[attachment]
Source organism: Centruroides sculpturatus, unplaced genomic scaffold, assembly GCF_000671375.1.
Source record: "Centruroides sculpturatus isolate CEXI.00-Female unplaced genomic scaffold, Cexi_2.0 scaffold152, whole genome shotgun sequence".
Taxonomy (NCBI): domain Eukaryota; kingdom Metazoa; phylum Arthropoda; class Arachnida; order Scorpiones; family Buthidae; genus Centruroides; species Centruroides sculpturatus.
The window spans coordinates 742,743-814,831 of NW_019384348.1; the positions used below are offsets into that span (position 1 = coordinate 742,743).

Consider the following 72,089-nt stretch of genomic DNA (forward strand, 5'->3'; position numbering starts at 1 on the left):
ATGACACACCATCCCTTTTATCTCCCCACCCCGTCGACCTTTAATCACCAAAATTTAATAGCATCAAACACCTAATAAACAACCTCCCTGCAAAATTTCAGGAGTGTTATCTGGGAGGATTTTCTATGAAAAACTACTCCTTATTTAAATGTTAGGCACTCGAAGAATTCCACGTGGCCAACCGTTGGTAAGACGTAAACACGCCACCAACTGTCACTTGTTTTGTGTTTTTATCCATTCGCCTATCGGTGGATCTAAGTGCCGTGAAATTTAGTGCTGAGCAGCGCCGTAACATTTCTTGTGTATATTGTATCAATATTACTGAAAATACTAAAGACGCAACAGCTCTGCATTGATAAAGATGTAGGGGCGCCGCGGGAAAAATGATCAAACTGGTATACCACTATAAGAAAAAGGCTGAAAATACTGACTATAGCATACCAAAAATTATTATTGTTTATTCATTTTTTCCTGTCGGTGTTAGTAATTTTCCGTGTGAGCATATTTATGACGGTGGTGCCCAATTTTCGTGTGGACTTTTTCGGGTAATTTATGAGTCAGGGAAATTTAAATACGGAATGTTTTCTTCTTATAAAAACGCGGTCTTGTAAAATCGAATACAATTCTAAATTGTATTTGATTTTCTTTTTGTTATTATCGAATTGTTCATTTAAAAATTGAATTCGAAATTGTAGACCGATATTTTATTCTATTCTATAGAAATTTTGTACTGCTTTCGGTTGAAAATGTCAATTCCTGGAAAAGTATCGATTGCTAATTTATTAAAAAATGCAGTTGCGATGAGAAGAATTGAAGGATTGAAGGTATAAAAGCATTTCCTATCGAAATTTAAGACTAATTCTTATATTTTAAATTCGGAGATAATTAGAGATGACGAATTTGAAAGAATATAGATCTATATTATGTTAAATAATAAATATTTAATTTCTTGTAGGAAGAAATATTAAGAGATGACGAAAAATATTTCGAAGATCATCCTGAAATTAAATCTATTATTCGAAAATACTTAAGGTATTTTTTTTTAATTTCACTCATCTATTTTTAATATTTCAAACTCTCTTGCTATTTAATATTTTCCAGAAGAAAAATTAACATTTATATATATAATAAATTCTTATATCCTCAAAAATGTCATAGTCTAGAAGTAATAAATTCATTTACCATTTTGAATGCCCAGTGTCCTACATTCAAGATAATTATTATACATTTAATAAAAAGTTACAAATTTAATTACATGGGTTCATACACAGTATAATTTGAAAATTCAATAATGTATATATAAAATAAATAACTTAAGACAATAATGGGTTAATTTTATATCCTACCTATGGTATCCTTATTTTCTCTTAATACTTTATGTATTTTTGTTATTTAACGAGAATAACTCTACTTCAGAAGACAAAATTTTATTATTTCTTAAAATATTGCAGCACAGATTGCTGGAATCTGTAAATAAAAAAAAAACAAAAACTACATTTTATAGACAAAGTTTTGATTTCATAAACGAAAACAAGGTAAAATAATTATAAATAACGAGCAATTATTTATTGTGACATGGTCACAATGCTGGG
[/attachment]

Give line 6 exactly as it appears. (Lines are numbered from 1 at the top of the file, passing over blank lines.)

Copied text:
ATGACACACCATCCCTTTTATCTCCCCACCCCGTCGACCTTTAATCACCAAAATTTAATAGCATCAAACACCTAATAAACAACCTCCCTGCAAAATTTCAGGAGTGTTATCTGGGAGGATTTTCTATGAAAAACTACTCCTTATTTAAATGTTAGGCACTCGAAGAATTCCACGTGGCCAACCGTTGGTAAGACGTAAACACGCCACCAACTGTCACTTGTTTTGTGTTTTTATCCATTCGCCTATCGGTGGATCTAAGTGCCGTGAAATTTAGTGCTGAGCAGCGCCGTAACATTTCTTGTGTATATTGTATCAATATTACTGAAAATACTAAAGACGCAACAGCTCTGCATTGATAAAGATGTAGGGGCGCCGCGGGAAAAATGATCAAACTGGTATACCACTATAAGAAAAAGGCTGAAAATACTGACTATAGCATACCAAAAATTATTATTGTTTATTCATTTTTTCCTGTCGGTGTTAGTAATTTTCCGTGTGAGCATATTTATGACGGTGGTGCCCAATTTTCGTGTGGACTTTTTCGGGTAATTTATGAGTCAGGGAAATTTAAATACGGAATGTTTTCTTCTTATAAAAACGCGGTCTTGTAAAATCGAATACAATTCTAAATTGTATTTGATTTTCTTTTTGTTATTATCGAATTGTTCATTTAAAAATTGAATTCGAAATTGTAGACCGATATTTTATTCTATTCTATAGAAATTTTGTACTGCTTTCGGTTGAAAATGTCAATTCCTGGAAAAGTATCGATTGCTAATTTATTAAAAAATGCAGTTGCGATGAGAAGAATTGAAGGATTGAAGGTATAAAAGCATTTCCTATCGAAATTTAAGACTAATTCTTATATTTTAAATTCGGAGATAATTAGAGATGACGAATTTGAAAGAATATAGATCTATATTATGTTAAATAATAAATATTTAATTTCTTGTAGGAAGAAATATTAAGAGATGACGAAAAATATTTCGAAGATCATCCTGAAATTAAATCTATTATTCGAAAATACTTAAGGTATTTTTTTTTAATTTCACTCATCTATTTTTAATATTTCAAACTCTCTTGCTATTTAATATTTTCCAGAAGAAAAATTAACATTTATATATATAATAAATTCTTATATCCTCAAAAATGTCATAGTCTAGAAGTAATAAATTCATTTACCATTTTGAATGCCCAGTGTCCTACATTCAAGATAATTATTATACATTTAATAAAAAGTTACAAATTTAATTACATGGGTTCATACACAGTATAATTTGAAAATTCAATAATGTATATATAAAATAAATAACTTAAGACAATAATGGGTTAATTTTATATCCTACCTATGGTATCCTTATTTTCTCTTAATACTTTATGTATTTTTGTTATTTAACGAGAATAACTCTACTTCAGAAGACAAAATTTTATTATTTCTTAAAATATTGCAGCACAGATTGCTGGAATCTGTAAATAAAAAAAAAACAAAAACTACATTTTATAGACAAAGTTTTGATTTCATAAACGAAAACAAGGTAAAATAATTATAAATAACGAGCAATTATTTATTGTGACATGGTCACAATGCTGGG